Science Leapfrogs Fiction Again

Designer DNA is here now.

Rewriting DNA with fewer letters.

I have never been so flabbergasted by an article in Scientific American. In my book Enemy Immortal, I predicted that, since multiple gene sequences are transcribed into the same amino acid, someone could re-sequence all of our DNA to use just one of these gene sequences, then alter the cell’s ribosome to transcribe the unused sequences into something else. In Enemy Immortal, this technology gave Jade Mahelona’s cells the ability to make nanomechanical particles with the special ability to detect electric fields.

My book takes place in 2206. It turns out Nili Ostrov at Harvard is doing this DNA re-sequencing already. She has almost completed re-sequencing E. coli DNA without using a large number of naturally occurring gene sequences. This demonstration project should result in an E. coli that is impervious to all natural viruses. In previous research, she has reprogrammed a ribosome to translate selected DNA sequences differently. The pieces are all there.

I can’t believe I was off by nearly two hundred years. How much longer until we harness dark matter, do you think?

Read the full SciAm article: The Invulnerable Cell

Read Enemy Immortal

Why we know interstellar war is raging in our galaxy right now

If intelligent life is abundant throughout the galaxy, then where are they? — Fermi’s Paradox, Enrico Fermi, 1942.

Since 1942 the paradox has only deepened. Scientists have found many Earth-like planets and shown that creating the amino acid building blocks of life is relatively easy. The standard assumption is that since intelligence is a beneficial survival characteristic, life on nearly every planet will eventually evolve intelligence. Yet scientists have probed the galaxy for the artificial broadcasts of a super-civilization. They have found nothing.

In theory it’s possible that a civilization sufficiently advanced to have space flight would be so beneficent to undeveloped species that they would leave young planets like Earth undisturbed. After all, isn’t that what humanity will do when we reach the stars? I doubt it. And it happens that all of the many civilizations out there are beneficent? The probability becomes minuscule.

No, we don’t see any signs of intelligent life out there because they are hiding. The only question is, what are they hiding from? What could be more fearsome than an advanced interstellar civilization? They must be hiding from each other–because when they are not hiding, they are fighting.

Why haven’t we seen signs of war, you ask? Things like exploding stars (oh, novae) or annihilated spaceships (oh, GRB–Gamma Ray Bursts).

Yes, novae and GRBs can be explained as natural phenomena. But let’s say you are an advanced technological civilization and do not want to draw attention to yourself. Wouldn’t you disguise the blast of your weapons as a natural process?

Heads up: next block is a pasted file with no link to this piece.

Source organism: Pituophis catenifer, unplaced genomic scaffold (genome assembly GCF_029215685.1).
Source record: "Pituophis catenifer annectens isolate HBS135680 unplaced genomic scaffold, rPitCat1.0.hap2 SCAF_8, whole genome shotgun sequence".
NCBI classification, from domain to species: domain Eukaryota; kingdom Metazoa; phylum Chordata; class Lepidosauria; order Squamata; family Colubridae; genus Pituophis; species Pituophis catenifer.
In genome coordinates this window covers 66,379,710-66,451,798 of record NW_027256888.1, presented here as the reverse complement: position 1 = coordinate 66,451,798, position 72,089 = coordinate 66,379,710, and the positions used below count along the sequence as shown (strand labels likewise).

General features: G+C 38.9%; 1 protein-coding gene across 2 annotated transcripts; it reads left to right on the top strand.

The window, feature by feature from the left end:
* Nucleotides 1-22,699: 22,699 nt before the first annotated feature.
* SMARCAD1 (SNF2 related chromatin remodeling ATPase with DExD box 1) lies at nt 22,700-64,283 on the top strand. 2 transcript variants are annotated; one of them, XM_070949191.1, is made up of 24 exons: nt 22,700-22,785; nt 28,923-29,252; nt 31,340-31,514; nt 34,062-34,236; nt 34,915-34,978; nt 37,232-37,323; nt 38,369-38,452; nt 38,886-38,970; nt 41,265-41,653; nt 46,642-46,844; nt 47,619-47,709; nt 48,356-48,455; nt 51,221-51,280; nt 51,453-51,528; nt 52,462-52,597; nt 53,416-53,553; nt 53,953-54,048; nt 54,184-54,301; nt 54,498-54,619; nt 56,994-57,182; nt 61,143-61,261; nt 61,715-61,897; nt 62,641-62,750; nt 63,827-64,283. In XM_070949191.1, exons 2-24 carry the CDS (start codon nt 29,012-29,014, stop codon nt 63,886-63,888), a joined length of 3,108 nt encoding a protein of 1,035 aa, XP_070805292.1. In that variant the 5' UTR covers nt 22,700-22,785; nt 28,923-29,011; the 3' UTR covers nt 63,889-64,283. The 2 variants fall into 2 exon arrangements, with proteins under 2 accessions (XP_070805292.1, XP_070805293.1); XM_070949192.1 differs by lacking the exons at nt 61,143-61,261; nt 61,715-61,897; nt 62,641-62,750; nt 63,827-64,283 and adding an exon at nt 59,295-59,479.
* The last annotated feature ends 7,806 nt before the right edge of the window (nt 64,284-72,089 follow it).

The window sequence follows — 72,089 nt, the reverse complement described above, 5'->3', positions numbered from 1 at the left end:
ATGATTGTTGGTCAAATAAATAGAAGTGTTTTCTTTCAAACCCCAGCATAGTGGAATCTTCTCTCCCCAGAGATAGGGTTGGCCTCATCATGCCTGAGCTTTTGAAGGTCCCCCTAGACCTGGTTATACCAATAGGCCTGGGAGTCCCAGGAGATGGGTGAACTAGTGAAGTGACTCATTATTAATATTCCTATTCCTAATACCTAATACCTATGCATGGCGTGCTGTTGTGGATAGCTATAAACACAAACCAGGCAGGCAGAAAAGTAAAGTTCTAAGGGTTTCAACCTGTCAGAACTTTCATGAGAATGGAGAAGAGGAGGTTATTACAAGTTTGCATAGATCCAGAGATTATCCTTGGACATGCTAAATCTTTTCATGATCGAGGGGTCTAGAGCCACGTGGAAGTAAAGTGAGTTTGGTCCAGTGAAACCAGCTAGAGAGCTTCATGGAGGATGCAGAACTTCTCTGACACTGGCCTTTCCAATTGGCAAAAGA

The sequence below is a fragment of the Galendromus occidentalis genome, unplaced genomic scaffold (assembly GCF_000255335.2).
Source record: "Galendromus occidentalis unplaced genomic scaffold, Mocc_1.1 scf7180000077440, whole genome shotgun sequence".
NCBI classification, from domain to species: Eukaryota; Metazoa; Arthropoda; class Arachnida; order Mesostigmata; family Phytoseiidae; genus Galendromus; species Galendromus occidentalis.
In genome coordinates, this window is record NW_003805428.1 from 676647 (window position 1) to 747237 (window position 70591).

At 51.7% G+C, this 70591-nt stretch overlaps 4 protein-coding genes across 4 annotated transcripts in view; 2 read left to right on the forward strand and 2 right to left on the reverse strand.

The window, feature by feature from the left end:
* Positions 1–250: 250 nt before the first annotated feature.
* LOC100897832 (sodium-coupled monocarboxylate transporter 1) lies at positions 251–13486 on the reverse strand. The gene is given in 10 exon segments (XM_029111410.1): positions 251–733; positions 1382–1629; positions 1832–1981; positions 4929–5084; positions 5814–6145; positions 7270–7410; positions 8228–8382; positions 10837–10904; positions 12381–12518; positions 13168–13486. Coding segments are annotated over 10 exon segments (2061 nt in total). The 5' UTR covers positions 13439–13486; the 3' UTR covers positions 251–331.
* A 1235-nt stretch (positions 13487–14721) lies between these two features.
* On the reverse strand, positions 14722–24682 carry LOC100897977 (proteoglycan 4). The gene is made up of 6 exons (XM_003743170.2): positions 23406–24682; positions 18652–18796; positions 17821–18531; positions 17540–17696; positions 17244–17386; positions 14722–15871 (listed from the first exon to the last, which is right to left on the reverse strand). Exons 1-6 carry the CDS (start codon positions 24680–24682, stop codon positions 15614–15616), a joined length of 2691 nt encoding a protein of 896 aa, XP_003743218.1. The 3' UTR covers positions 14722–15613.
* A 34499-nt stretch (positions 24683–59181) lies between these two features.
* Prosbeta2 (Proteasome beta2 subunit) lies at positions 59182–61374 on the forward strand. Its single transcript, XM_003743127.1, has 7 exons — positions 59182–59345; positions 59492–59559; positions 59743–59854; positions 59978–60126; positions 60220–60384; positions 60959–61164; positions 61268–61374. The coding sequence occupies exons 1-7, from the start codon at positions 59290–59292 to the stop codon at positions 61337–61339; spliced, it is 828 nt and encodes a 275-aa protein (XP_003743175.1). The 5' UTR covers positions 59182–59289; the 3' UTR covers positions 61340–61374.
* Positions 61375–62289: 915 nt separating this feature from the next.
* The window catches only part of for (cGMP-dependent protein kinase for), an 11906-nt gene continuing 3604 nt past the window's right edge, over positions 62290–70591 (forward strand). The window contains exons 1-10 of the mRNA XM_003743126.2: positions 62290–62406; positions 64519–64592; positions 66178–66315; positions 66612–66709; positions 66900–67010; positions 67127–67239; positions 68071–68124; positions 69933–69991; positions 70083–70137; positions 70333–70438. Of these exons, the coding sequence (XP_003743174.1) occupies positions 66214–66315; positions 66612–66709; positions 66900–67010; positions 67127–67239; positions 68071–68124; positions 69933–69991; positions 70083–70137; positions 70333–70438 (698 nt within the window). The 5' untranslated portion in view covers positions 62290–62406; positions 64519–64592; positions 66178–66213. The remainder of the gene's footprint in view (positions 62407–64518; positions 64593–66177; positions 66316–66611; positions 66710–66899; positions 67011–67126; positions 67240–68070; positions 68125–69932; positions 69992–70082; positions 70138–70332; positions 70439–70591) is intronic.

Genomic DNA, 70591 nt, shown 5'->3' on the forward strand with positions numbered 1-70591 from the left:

Seven Waves of Inflation have Rocked our Universe.

OscillatingUniverseThis is huge, pardon the pun, and very much under-reported. We have supplanted the idea that there was a sudden, huge inflation when the universe was born and then a flat, smooth curve with a slight increase in inflation rate recently.

A careful, new study of Type 1a supernova brightness–the universes’s standard candles–give a different picture. Yes, we still have a huge expansion soon after the big bang, but then the evidence is for seven waves of diminishing contraction and expansion thereafter (decreasing in size like the waves around a stone dropped into the water or the ringing of a bell). We are currently on one of the waves of expansion, which will peak and then slow into the next inflationary rate trough. The new model clears up a few anomalies in the old model, like the rate of early galaxy formation. Check it out at  Universe May be Ringing like a Crystal Glass

The diminishing waves of inflation suggest that one big event probably triggered them, with the forces of the universe seeking equilibrium thereafter. Perhaps our universe collided with another baby universe. Maybe it is still recovering from the force required for expulsion from a singularity. My bet is we have the answer soon.

Why doesn’t evolution eliminate mental illness?

I was reminded by a couple recent articles that mental illness, specifically psychosis and depression, must have significant survival value, or surely evolution would have rooted it out long ago. After all, these conditions often lead to risky behavior or suicide. Where’s the value in that?

The value is to the species, not to the individual. Male black widow spiders suffer from evolution’s ruthless disregard for the species at the expense of the individual, as do those who suffer from sickle cell anemia.

The articles that caught my eye were:

Tributes to the “Beautiful Mind” of John Nash,  such as this one by   Rachael Rettner at LiveScience.com  

which reminds us that psychosis, or “thinking outside the box”, has both good and bad sides.

The Nash tributes appears on the heels of a recent study Are Entrepreneurs “Touched by Fire” by Michael A Freedman

which highlights the (to me) more surprising association of depression with successful entrepreneurship. One mechanism that could explain this association is that depression results from or in an increased sensitivity to the needs of others, which entrepreneurs then proceed to do something about.

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